Don Bluth’s team began producing successful films like “An American Tail,” “The Land Before Time,” and “All Dogs Go to Heaven.” This put pressure on Disney to compete at the box office. Many believe the intense competitiveness with Don Bluth Productions is one of the reasons Disney pushed hard to create memorable classics. Though Don Bluth Productions closed its doors in 1995, Disney clearly benefitted from the competition thanks to the work of individual animators who clearly wanted to prove they were the best in the industry.

2. Never Settle: Instead, Do Better

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Of course, those animators we just mentioned wanted more than to simply “beat” the competition. They also strove to surpass their previous work, which is why so many films released during the Disney Renaissance period seemed to have just as much creativity and passion, if not more, than the last.

Imagine releasing “The Little Mermaid,” which earned a whopping $84 million during its initial release, and then being told to do it again — only better. The Walt Disney Animation Studios team did just that, releasing “Beauty and the Beast” two years later, only to follow that up with with “Aladdin.” The next six films of this era, which include “The Lion King” and “Mulan,” were also great box office hits. The lesson? No matter how well you do, try to do better next time.

No matter what field or industry, success can sometimes be a studio’s downfall. Pressure to repeat the same success can be devastating, but it can also push animators to new heights. As an aspiring animator, follow in the footsteps of the animators of the Disney Renaissance era and work to always do better than before, whether your last work was a success or failure.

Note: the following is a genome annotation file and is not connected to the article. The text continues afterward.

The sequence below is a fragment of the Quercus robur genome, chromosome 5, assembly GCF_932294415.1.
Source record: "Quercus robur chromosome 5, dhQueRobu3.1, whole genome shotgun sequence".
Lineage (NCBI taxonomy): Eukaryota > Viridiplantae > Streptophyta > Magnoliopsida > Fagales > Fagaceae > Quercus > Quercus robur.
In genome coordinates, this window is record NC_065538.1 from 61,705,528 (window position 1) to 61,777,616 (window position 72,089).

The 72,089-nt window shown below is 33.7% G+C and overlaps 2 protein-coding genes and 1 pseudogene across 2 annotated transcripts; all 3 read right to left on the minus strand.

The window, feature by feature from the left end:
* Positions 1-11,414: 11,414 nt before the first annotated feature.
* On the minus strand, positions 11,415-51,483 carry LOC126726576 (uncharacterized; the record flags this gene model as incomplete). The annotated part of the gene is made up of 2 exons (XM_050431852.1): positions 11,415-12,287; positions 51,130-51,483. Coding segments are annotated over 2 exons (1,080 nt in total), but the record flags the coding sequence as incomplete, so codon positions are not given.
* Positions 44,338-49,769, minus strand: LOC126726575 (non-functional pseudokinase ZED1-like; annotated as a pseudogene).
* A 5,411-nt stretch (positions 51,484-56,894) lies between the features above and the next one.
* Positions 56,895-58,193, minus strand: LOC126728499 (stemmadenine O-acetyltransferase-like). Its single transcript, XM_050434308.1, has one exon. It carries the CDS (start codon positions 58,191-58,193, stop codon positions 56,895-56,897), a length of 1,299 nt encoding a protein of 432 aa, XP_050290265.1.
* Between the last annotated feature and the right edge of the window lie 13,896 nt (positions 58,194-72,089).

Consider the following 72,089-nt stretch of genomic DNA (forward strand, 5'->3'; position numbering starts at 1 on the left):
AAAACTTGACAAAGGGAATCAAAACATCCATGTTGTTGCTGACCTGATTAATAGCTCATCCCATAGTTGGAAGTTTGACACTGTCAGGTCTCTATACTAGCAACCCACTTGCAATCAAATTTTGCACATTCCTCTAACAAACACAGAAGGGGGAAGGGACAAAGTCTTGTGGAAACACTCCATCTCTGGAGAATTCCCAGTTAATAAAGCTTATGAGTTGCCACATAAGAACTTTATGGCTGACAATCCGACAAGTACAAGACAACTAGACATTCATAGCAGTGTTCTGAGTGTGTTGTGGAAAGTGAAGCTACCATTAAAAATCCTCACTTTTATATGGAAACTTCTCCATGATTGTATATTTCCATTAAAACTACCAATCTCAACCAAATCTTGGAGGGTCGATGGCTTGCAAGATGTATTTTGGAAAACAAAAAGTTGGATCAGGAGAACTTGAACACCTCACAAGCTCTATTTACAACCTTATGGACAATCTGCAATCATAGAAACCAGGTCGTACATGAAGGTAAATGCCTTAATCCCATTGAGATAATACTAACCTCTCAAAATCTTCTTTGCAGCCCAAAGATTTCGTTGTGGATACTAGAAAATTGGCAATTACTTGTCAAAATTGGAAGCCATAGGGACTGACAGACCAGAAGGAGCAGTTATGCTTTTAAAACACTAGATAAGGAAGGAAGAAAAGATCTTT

3. Animate Because You Love It

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Even though Walt Disney had passed on decades before the Disney Renaissance era, his influence is arguably one of the reasons Disney has continued to grow. In fact, many of his principles are still applied throughout every Disney branch more than 50 years later, including his motto: “Do what you love.”

Disney himself began as someone who enjoyed drawing in his spare time. When he decided he wanted to do what he loved for a living, he had to go through many random jobs — including working as ambulance driver for the army during World War I — just to fund his passion. With a desire to draw for a living as his focus, Disney pushed ahead until he had his own animation studio. His love for animation fed his perseverance.

We’re confident that the animators during the Disney Renaissance era felt the same way. Despite growing pressure to release success after success, they simply went on doing what they loved and didn’t hold back. Now, Disney is one of the largest and most successful companies in the world. Coincidence?

What great lessons have you learned from the Disney Renaissance? Let us know in the comments below!